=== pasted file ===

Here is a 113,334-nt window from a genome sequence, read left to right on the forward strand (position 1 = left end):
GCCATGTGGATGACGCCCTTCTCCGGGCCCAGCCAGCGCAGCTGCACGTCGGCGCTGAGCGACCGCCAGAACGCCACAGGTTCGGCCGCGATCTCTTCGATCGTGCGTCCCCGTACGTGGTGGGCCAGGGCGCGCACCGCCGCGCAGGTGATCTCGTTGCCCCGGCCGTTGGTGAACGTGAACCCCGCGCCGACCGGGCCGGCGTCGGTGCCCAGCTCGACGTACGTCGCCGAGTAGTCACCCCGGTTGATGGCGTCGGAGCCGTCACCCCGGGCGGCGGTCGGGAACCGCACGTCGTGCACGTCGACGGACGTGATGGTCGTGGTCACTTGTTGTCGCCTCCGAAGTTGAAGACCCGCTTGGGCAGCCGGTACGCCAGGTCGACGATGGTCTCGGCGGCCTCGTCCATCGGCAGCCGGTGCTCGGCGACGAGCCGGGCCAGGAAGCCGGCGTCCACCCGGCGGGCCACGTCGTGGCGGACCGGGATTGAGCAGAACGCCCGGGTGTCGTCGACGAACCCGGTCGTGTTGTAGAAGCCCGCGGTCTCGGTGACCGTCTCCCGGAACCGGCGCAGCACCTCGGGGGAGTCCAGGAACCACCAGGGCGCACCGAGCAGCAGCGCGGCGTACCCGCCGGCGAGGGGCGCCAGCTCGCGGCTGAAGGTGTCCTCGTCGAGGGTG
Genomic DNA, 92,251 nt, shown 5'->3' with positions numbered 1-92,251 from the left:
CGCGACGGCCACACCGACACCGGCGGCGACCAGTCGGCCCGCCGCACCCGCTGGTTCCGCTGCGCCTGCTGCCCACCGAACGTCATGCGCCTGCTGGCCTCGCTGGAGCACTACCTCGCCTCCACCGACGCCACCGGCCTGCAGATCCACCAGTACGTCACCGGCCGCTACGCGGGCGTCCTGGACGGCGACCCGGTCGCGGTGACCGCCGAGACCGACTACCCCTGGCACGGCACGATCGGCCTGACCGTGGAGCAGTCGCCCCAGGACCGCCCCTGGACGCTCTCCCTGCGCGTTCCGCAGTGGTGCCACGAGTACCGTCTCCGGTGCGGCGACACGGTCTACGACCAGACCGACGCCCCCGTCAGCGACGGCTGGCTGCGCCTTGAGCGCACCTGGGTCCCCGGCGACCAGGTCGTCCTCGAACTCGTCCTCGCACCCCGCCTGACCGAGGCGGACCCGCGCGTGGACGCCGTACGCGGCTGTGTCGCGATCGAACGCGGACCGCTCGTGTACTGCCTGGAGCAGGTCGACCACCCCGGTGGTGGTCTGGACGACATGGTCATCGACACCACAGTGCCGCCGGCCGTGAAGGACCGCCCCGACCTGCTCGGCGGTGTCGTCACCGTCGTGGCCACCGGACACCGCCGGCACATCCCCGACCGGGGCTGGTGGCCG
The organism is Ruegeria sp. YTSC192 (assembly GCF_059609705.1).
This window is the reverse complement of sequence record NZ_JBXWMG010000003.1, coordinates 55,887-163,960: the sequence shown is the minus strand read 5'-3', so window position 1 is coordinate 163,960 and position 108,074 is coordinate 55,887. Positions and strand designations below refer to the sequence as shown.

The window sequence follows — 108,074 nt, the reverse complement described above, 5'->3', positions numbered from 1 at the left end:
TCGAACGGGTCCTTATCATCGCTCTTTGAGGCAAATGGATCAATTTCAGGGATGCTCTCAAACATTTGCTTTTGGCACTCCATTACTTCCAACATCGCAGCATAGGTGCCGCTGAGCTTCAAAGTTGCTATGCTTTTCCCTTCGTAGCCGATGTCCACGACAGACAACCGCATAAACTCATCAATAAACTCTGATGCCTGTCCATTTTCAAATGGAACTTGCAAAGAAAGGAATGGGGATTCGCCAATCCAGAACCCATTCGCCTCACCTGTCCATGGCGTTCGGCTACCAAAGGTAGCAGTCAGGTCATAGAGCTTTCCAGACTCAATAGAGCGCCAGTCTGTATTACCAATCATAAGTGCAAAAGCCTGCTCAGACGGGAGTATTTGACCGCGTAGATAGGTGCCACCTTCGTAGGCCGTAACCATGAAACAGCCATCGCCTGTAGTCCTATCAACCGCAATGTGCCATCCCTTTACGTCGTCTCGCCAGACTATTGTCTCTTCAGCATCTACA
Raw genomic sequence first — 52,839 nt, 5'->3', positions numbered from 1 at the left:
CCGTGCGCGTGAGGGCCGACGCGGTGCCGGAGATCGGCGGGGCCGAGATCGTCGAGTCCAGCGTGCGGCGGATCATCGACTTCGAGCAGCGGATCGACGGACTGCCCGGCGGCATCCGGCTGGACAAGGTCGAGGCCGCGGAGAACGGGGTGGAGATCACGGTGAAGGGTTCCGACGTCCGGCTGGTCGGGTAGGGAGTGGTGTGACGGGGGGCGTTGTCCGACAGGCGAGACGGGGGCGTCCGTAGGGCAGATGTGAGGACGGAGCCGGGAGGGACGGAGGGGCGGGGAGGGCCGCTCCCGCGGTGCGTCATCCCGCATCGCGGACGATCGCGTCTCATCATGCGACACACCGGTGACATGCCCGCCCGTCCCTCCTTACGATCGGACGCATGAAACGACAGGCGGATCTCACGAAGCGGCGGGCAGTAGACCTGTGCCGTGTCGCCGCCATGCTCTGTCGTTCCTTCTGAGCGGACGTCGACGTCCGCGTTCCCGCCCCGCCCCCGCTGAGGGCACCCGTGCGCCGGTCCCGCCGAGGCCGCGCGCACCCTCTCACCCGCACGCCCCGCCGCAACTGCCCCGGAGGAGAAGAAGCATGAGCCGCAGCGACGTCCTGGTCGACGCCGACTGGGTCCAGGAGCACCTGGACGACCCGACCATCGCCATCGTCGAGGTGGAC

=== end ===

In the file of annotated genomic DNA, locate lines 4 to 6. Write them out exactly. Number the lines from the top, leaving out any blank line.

CGCGACGGCCACACCGACACCGGCGGCGACCAGTCGGCCCGCCGCACCCGCTGGTTCCGCTGCGCCTGCTGCCCACCGAACGTCATGCGCCTGCTGGCCTCGCTGGAGCACTACCTCGCCTCCACCGACGCCACCGGCCTGCAGATCCACCAGTACGTCACCGGCCGCTACGCGGGCGTCCTGGACGGCGACCCGGTCGCGGTGACCGCCGAGACCGACTACCCCTGGCACGGCACGATCGGCCTGACCGTGGAGCAGTCGCCCCAGGACCGCCCCTGGACGCTCTCCCTGCGCGTTCCGCAGTGGTGCCACGAGTACCGTCTCCGGTGCGGCGACACGGTCTACGACCAGACCGACGCCCCCGTCAGCGACGGCTGGCTGCGCCTTGAGCGCACCTGGGTCCCCGGCGACCAGGTCGTCCTCGAACTCGTCCTCGCACCCCGCCTGACCGAGGCGGACCCGCGCGTGGACGCCGTACGCGGCTGTGTCGCGATCGAACGCGGACCGCTCGTGTACTGCCTGGAGCAGGTCGACCACCCCGGTGGTGGTCTGGACGACATGGTCATCGACACCACAGTGCCGCCGGCCGTGAAGGACCGCCCCGACCTGCTCGGCGGTGTCGTCACCGTCGTGGCCACCGGACACCGCCGGCACATCCCCGACCGGGGCTGGTGGCCG
The organism is Ruegeria sp. YTSC192 (assembly GCF_059609705.1).
This window is the reverse complement of sequence record NZ_JBXWMG010000003.1, coordinates 55,887-163,960: the sequence shown is the minus strand read 5'-3', so window position 1 is coordinate 163,960 and position 108,074 is coordinate 55,887. Positions and strand designations below refer to the sequence as shown.